In Part I of this thread, I gave some very specific questions and criteria to consider when evaluating a summer program for high school student. However, in this post I’m going to go abstract.
Let me back up and explain. Last week GLA started attending these yearly “Summer Opportunity Fairs” held by high schools around the country. As we stood there looking at all the options, we realized that the average family would probably find it difficult to distinguish between the quality of the organizations just by looking at them. Most likely, families will judge by the catalog they pick up rather than the quality of the program.
However, after speaking with organizations extensively and from my experience working in the field, I know that not all programs are the same. There is a wide variety of programs – from “fun in the sun” to “teen adventure” to “Caribbean sailing” to “community service and global issues” (the last one is Global Leadership Adventures). But it’s a bit disturbing to see how organizations are just throwing token community service into every program just because students are now required to earn community service hours for their school.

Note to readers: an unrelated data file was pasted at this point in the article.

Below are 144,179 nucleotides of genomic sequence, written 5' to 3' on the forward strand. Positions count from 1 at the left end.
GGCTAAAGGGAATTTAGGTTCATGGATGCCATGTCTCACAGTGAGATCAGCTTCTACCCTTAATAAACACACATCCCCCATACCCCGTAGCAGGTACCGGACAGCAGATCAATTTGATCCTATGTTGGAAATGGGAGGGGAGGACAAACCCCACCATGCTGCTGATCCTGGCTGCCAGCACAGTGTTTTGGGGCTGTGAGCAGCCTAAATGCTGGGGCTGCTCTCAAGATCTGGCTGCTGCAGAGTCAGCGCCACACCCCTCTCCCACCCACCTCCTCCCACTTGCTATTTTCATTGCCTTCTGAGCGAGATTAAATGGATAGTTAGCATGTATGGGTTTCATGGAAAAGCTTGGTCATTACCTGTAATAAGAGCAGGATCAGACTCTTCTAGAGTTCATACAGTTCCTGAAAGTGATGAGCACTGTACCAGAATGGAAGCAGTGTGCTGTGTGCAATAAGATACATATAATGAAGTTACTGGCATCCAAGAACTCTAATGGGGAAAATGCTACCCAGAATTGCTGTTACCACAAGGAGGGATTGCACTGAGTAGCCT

So, my tip for selecting a summer program is this: don’t just read the words of a catalog, don’t just scan the page for “community service” and assume that’s what is really being offered —- instead, “read” the imagery, read the subtext of what is being said through the photos, the structure of the program, the type of staff — what are the communicating on all levels. And is this what is right for your student?
Some teenagers are genuinely not emotionally mature enough to handle certain types of programs and may thrive in more of a light-hearted, fun-focused environment. While others are ready to be pushed outside of their comfort zone and be challenged to think deeply about what it means to be a global citizen in a world of poverty, epidemics and other global challenges.